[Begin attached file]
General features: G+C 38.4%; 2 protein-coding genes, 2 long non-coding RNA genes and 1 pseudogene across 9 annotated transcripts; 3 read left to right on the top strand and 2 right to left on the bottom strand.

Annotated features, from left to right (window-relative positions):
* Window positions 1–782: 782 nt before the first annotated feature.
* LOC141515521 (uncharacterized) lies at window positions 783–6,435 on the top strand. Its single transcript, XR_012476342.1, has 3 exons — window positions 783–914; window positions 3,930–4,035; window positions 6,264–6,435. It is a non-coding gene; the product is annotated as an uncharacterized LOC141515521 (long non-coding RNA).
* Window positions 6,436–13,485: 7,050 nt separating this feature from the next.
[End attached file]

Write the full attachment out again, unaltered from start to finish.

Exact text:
General features: G+C 38.4%; 2 protein-coding genes, 2 long non-coding RNA genes and 1 pseudogene across 9 annotated transcripts; 3 read left to right on the top strand and 2 right to left on the bottom strand.

Annotated features, from left to right (window-relative positions):
* Window positions 1–782: 782 nt before the first annotated feature.
* LOC141515521 (uncharacterized) lies at window positions 783–6,435 on the top strand. Its single transcript, XR_012476342.1, has 3 exons — window positions 783–914; window positions 3,930–4,035; window positions 6,264–6,435. It is a non-coding gene; the product is annotated as an uncharacterized LOC141515521 (long non-coding RNA).
* Window positions 6,436–13,485: 7,050 nt separating this feature from the next.